The News & Observer reports that Durham city and county officials are asking the state for help in light of news that Durham probation officers have lost track of 861 of the 4,161 probationers assigned to their office.
In a letter sent to earlier this week to the state Department of Correction, Ellen Reckhow, chair of the Durham County Board of Commissioners and Howard Clement of the Durham City Council ask that a significant portion of the $2.5 million recently added to probation system's budget be allocated for Durham.
"We are the poster child for what is wrong in probation" said Reckhow when reached by phone earlier today. "What we were trying to do is let the state know that if anyone office needs added resources, it's Durham."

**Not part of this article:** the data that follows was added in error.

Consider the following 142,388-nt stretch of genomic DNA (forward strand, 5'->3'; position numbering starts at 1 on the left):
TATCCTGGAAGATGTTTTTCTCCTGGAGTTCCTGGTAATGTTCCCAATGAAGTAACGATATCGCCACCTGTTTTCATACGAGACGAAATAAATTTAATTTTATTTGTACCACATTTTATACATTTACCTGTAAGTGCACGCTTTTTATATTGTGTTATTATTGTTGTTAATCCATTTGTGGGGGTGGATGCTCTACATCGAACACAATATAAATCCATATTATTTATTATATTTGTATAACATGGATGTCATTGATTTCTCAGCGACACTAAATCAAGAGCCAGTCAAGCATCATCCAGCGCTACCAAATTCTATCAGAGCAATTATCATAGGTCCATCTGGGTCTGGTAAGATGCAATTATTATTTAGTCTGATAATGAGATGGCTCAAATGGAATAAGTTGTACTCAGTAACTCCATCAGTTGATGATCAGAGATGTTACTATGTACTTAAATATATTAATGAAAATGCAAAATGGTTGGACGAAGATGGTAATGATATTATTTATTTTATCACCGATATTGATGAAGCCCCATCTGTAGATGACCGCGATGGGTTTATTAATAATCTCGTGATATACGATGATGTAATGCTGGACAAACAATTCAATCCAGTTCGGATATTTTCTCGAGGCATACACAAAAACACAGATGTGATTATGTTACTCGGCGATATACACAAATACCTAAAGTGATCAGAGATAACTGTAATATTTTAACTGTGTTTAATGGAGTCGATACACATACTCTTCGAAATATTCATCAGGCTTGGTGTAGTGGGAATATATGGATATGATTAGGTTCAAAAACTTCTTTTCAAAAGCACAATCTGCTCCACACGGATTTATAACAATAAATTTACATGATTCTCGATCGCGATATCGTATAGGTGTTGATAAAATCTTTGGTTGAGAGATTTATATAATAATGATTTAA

The letter describes a recent meeting of the crime cabinet where John Lee, interim director of the Durham probation office, revealed that 20 percent of the office's assigned probationers have "absconded," or failed to check in for at least one month.
That, says Reckhow, is nearly double the national rate.
Lee also that he is having trouble filling the office's nine vacancies, citing probation officer's starting salary and the heavier than recommended workload.
Starting salary for probation officers is $30,000.
Officials won't learn how the $2.5 million will actually be allocated until after the legislature reviews an ongoing National Instititute of Corrections study of the state system.